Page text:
So when we think about transplants, we automatically think about internal organ transplants first, like the heart, lungs, liver, etc.
We usually don’t think of tissue and cell transplants that people get. Here’s a great example of a man named Clint Hallam who received a hand transplant from a deceased donor in 1998.
Hallam lost his hand in circular-saw accident at Rolleston prison in 1984, where he was serving time for fraud.
The original replant (the reattachment of the severed limb) didn’t take, and he had his hand amputated.
A surgery team led by Australian Earl Owen and Frenchman Jean-Michel Dubernard transplanted a new hand on 23 September 1998 in a 13-hour long operation in Lyon, France.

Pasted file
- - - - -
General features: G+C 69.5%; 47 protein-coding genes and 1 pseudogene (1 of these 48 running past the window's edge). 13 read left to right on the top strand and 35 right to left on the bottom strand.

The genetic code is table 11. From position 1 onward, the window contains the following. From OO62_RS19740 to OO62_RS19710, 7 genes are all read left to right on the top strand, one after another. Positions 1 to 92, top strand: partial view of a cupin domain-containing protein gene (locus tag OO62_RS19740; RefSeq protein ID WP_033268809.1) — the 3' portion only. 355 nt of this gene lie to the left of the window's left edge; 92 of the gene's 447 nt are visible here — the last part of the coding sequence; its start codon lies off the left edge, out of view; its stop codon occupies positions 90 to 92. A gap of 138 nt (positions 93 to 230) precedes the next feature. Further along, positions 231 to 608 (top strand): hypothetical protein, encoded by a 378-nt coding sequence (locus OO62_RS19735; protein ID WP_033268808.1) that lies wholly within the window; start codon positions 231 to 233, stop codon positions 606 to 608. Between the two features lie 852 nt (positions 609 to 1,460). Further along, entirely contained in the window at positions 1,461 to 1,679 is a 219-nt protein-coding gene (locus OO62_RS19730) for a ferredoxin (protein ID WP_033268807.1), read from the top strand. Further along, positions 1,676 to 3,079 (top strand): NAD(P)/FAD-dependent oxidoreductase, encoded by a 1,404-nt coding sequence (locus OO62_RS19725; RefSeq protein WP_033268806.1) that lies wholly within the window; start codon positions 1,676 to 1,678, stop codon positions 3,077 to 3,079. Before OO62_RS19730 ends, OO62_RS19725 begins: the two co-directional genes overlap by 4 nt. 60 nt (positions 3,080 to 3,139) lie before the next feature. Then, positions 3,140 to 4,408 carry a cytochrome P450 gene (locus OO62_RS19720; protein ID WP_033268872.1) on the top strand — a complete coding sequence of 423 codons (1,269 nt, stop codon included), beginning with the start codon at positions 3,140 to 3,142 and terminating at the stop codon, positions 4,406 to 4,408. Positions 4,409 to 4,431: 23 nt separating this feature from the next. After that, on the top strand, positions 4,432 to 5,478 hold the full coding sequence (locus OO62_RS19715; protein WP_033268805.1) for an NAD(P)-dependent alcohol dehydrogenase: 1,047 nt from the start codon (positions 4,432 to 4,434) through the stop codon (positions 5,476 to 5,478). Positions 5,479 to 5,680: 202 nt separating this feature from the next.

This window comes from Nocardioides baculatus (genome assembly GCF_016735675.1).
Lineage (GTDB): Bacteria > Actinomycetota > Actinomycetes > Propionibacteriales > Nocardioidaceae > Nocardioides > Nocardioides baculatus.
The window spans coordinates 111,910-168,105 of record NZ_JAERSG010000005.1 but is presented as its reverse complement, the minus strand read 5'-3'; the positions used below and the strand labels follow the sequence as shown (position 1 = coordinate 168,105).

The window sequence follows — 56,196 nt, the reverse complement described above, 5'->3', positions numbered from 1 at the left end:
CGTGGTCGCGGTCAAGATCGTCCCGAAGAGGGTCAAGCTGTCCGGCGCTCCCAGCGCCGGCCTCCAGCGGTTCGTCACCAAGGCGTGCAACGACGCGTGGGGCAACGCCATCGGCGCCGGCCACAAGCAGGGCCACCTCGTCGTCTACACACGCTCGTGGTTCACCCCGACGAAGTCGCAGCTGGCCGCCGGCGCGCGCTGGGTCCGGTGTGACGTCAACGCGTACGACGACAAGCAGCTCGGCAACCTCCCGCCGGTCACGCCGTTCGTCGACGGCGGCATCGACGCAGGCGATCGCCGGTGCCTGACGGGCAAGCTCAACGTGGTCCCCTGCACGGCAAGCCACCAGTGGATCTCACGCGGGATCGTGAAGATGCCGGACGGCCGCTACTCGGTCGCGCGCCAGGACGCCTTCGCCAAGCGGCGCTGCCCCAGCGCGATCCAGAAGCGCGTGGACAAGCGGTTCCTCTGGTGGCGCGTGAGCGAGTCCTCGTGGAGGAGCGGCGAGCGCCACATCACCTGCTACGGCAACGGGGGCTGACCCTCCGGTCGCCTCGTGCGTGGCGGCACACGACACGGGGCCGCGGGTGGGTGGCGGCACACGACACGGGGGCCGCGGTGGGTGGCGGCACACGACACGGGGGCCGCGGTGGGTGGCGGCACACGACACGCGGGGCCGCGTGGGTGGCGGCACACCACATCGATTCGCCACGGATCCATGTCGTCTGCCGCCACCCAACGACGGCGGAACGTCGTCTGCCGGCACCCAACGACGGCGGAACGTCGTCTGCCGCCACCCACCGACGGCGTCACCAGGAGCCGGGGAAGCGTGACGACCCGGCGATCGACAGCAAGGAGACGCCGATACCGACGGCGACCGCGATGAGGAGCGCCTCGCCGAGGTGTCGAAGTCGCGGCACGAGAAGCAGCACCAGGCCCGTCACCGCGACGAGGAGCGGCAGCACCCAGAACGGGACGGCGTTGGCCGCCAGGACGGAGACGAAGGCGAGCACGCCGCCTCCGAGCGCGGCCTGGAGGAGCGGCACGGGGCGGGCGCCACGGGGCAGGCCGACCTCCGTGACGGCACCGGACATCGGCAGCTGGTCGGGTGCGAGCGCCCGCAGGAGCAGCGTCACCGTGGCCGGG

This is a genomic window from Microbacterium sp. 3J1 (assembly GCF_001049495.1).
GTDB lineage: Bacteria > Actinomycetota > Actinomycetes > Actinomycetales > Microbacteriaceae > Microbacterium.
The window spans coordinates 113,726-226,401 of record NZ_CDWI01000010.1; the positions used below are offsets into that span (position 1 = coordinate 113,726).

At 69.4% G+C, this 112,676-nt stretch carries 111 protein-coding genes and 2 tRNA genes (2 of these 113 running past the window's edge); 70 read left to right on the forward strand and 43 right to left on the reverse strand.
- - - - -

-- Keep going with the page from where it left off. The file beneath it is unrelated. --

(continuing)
After an initial period of over two years in which he could move and even write with the fingers of the new hand, Hallam voluntarily stopped taking his immunosuppressive drugs. The hand was amputated on 3 February 2001.
Either way it’s pretty impressive to see how much medicine can do to help people. And more importantly, how much we can help others even after we pass.